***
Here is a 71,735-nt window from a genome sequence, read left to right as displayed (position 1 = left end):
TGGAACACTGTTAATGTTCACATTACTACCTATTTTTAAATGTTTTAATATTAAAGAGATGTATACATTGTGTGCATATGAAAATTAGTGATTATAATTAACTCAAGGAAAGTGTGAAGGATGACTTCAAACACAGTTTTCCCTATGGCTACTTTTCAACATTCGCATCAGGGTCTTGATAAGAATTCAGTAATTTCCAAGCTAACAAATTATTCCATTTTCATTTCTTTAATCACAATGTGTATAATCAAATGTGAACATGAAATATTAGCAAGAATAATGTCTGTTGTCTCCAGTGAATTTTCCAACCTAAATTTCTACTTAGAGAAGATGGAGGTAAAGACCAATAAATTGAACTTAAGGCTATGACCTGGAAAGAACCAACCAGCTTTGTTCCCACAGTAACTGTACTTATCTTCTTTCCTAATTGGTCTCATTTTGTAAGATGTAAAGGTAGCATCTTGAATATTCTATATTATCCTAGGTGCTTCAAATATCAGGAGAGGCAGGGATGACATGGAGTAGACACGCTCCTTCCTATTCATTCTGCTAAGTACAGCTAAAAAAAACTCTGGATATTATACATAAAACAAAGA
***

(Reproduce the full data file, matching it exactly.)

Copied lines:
Here is a 71,735-nt window from a genome sequence, read left to right as displayed (position 1 = left end):
TGGAACACTGTTAATGTTCACATTACTACCTATTTTTAAATGTTTTAATATTAAAGAGATGTATACATTGTGTGCATATGAAAATTAGTGATTATAATTAACTCAAGGAAAGTGTGAAGGATGACTTCAAACACAGTTTTCCCTATGGCTACTTTTCAACATTCGCATCAGGGTCTTGATAAGAATTCAGTAATTTCCAAGCTAACAAATTATTCCATTTTCATTTCTTTAATCACAATGTGTATAATCAAATGTGAACATGAAATATTAGCAAGAATAATGTCTGTTGTCTCCAGTGAATTTTCCAACCTAAATTTCTACTTAGAGAAGATGGAGGTAAAGACCAATAAATTGAACTTAAGGCTATGACCTGGAAAGAACCAACCAGCTTTGTTCCCACAGTAACTGTACTTATCTTCTTTCCTAATTGGTCTCATTTTGTAAGATGTAAAGGTAGCATCTTGAATATTCTATATTATCCTAGGTGCTTCAAATATCAGGAGAGGCAGGGATGACATGGAGTAGACACGCTCCTTCCTATTCATTCTGCTAAGTACAGCTAAAAAAAACTCTGGATATTATACATAAAACAAAGA